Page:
Jenna Roberts on recovering from the injury that nearly stopped her dancing
From an interview originally published in 2010
'I didn't even jump, I just stepped forward onto the foot and felt something go,' says Birmingham Royal Ballet First Soloist Jenna Roberts, of the 2007 injury from which she has only recently recovered.
'It happened during the Stravinsky/Balanchine triple bill in early 2007. I've had a fracture before, and this felt just like it again. But afterwards, while it didn't get better, it also didn't get worse, so I wrongly thought that maybe I hadn't injured myself so badly. In the same programme we were doing Agon, and I love dancing that piece, so I ignored the pain and kept going.'
Completing the performances caused Jenna to mistakenly stop worrying about her foot. 'Once Agon was over, I thought, "well maybe as I got through that, I can get through the next piece". So I just kept going and going and going, one piece at a time. Before long 18 months had passed.' Even with the benefit of rest during the summer break, things had not improved, and Jenna found she could not ignore the injury any longer.
'I remember doing Raymonda Act III for the 2008 autumn season and thinking, "something's really wrong". I don't think I realised how bad it had got. It had been a fracture but because I had left it for so long it had become a great big hole in the top of my foot. It wasn't going to heal on its own, so I ended up having to have surgery.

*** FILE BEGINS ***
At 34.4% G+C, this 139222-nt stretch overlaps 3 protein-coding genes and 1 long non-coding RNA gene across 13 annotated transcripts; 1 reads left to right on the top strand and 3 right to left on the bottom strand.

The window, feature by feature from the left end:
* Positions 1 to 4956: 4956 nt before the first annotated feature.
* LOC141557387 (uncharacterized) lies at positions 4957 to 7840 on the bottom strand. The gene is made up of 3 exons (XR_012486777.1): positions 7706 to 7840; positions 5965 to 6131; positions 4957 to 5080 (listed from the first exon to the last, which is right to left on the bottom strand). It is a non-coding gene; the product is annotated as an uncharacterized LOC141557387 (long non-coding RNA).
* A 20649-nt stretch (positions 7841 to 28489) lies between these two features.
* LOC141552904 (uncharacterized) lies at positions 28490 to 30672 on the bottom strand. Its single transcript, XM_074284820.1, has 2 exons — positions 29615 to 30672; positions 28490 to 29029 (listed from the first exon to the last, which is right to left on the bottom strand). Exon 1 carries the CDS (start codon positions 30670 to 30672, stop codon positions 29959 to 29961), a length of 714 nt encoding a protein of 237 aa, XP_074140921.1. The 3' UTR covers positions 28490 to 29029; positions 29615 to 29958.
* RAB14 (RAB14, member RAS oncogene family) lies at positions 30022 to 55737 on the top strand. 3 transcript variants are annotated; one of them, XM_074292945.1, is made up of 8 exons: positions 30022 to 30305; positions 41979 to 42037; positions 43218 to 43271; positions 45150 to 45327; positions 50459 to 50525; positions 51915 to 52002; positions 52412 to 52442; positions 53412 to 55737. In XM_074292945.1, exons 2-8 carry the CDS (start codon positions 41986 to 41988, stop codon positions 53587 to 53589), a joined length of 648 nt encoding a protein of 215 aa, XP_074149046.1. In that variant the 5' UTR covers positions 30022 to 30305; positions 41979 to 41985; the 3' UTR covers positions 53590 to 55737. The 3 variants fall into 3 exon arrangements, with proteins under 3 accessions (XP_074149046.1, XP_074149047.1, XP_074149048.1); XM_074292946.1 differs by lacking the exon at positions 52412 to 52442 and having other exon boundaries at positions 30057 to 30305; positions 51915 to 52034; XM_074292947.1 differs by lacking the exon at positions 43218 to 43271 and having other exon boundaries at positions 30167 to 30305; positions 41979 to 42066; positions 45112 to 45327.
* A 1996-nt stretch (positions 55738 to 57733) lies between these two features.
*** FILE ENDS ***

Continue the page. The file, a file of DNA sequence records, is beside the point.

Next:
'Even as I went into the operation the surgeon said to me that there was a real possibility that the operation wouldn't work, and that I wouldn't ever be able to dance again, and would have to find something else to do with my life.
'It was scary. I think the seriousness of the injury hadn't really hit me until that point, just before the operation. I had been in denial, believing it was all going to be okay. And thankfully, while the operation did work - they put two pins in my foot, took bone marrow from my hip and filled it in like putty - it was then followed by 12 months off, recovering and building up my strength with our Body Conditioning Instructor and the staff at the Jerwood Centre.
'And it was awful, it was hell. For the first couple of months I don't think I stopped crying. But thinking back to it now, it was a good thing, having that year off. You get used to not dancing, and you start finding other things to do. You watch a lot of shows, and you read, and you learn a lot about your body and how to deal with things. I was lucky in that it happened when I was young and I was able to recover. I began to dance again over the course of our 2009-10 season, although it was only in the final two months that I began to feel entirely normal again.'